- There are a large number of very technical and quite frankly bizarre rules in the bankruptcy code. If you aren't aware of these rules, which take many years of practice to properly understand, then you could end up facing a variety of unpleasant situations: a) you could lose property b) you could cause your relative to be sued (crazy but true!) c) you could have certain debts end up not being discharged, or worse, none of your debts would ever be discharged! Many of these provisions of the bankruptcy code simply do not apply to the cases ofmost people. They are like sharks lurking in the water. Most people are not going to get bitten. However, you would be surprised at who does have a shark with their name on it. With a competent attorney, you can see the sharks coming, and take simple steps to avoid them.
- It is extremely important that your situation be reviewed by a competent attorney so you can make SURE that none of these provisions/sharks apply to you. For example, the bankruptcy court can undo mortgages which you incurred within 90 days of filing, causing you to lose your home or other real property! If you pay back a friend or family member within one year, the court could sue that person to get the money back, and even garnish their wages to collect! If you transfer anything fraudulently to hide things from creditors, you could end up with your bankruptcy case being denied, or even criminal prosecution! Some people are not even aware that what they have done is considered fraud by the bankruptcy code, because quite frankly, what the bankruptcy code considers fraud may not be what you and I consider fraudulent conduct or blameworthy conduct. But you are going to have your discharge potentially denied nevertheless. These are the kinds of issues which make hiring a good attorney so important.
Another issue: You could have a lien on your house resulting from a lawsuit that was filed against you, and not even know it! This lien will cause your house to be unsellable, or worse, result in your house being foreclosed! With a competent attorney, all of these issues can be spotted for you, and either avoided before they even happen, or if they do pop up, the attorney can in most cases solve them for you. For example, an attorney can, depending on the value of your home, get rid of, or strip, any liens resulting from lawsuits. People filing bankruptcy by themselves are just about certain to be unable to even fill out even basic elements of the forms correctly, much less spot and correct these highly technical issues.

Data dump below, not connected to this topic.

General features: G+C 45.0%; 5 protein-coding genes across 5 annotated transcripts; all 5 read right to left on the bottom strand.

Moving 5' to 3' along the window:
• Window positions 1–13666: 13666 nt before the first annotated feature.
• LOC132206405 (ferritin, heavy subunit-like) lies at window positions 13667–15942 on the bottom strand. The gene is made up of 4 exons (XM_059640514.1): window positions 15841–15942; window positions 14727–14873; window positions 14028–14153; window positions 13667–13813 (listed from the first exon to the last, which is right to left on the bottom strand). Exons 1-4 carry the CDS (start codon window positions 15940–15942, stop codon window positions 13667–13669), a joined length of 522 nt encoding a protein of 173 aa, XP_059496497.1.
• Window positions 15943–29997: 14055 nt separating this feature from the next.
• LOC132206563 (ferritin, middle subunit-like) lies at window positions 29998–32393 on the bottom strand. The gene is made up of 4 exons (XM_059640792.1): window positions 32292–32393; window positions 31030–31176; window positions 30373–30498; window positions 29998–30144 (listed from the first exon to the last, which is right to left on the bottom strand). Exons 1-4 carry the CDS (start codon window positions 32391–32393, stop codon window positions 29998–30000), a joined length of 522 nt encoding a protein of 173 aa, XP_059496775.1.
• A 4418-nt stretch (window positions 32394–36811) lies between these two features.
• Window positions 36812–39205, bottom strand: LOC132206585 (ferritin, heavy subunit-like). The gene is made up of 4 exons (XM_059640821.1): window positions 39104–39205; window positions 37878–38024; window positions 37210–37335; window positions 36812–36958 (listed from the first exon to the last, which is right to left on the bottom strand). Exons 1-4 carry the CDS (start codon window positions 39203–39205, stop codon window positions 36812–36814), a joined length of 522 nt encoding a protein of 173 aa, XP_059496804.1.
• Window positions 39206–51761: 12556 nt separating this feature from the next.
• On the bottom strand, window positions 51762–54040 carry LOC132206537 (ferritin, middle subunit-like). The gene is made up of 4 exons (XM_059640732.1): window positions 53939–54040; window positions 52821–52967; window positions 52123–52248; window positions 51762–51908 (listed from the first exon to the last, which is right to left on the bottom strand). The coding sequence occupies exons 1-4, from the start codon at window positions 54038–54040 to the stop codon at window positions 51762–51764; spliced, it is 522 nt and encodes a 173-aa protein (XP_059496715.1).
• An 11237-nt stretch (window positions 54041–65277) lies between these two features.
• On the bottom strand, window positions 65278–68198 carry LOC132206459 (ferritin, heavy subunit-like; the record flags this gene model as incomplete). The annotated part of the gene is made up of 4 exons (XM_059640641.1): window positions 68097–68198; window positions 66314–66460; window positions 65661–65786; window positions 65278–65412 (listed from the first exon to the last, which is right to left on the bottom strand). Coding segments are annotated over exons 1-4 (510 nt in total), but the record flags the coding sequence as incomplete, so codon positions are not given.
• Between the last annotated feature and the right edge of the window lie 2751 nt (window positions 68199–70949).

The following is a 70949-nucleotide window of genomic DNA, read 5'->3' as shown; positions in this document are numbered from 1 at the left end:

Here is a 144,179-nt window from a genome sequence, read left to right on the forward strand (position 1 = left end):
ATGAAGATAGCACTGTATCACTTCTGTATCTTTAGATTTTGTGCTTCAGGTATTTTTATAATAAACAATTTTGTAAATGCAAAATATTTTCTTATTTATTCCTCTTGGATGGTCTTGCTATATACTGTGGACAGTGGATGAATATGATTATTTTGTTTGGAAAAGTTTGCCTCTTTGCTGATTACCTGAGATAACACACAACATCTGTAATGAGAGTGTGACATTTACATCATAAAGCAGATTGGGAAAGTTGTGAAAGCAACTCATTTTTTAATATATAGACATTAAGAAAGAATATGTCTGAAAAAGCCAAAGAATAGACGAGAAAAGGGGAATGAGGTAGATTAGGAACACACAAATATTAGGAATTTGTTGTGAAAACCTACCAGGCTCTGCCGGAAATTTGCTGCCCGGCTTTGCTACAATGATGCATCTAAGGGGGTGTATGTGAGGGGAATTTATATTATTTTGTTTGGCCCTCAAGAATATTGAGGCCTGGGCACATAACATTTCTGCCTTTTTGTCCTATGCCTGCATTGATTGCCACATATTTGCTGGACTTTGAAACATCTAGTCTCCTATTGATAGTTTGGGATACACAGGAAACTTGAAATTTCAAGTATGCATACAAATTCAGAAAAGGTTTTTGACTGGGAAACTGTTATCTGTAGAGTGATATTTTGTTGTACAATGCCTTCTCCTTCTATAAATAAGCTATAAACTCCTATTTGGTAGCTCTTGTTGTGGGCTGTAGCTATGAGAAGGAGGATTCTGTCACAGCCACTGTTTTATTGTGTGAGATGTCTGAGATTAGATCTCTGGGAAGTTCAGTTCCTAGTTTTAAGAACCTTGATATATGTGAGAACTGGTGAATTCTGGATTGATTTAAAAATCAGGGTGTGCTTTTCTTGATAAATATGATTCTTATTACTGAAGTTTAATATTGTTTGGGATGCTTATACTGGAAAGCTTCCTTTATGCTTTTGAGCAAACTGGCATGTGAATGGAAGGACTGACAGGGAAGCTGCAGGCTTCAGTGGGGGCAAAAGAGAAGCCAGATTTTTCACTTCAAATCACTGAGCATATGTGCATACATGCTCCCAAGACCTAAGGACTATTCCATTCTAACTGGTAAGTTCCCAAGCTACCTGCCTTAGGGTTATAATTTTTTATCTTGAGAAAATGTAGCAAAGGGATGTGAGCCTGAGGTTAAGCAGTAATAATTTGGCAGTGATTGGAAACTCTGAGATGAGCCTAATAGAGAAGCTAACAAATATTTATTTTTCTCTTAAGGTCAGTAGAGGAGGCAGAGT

Another issue: Some people may not qualify for bankruptcy because they make too much money. If you try to file such a bankruptcy case by yourself, I can pretty much guarantee your case will be dismissed, and you will have waste a lot of time and well as the $306 filing fee which must be paid to the court. Why is this? Because in 2005, congress passed into law what's called the means test. The means test is basically a form you have to fill out which is about 600% more complicated than filling out your income tax return. And this form is only one element of your bankruptcy petition, which consists of, on average, 50-100 pages. Attorneys who do not practice bankruptcy know absolutely nothing about how to properly handle the means test, or almost anything else concerning a bankruptcy case, quite frankly. Attorneys who specialize in bankruptcy attend entire conferences dedicated solely to keeping up on changes to the means test form, and keeping up to date on case law affecting the form. Trust me, you really don't want to try and handle this form, or the other bankruptcy forms, yourself. To a good attorney, the form is a relatively routine process. To anyone else, the form is Greek.
The short answer is, you really cannot afford not to hire a good bankruptcy attorney. Most of us, myself especially, work for very little compared to other attorneys. The small amount of money you spend to make sure your case is handled properly, and your rights protected to the maximum extent possible, is well worth it.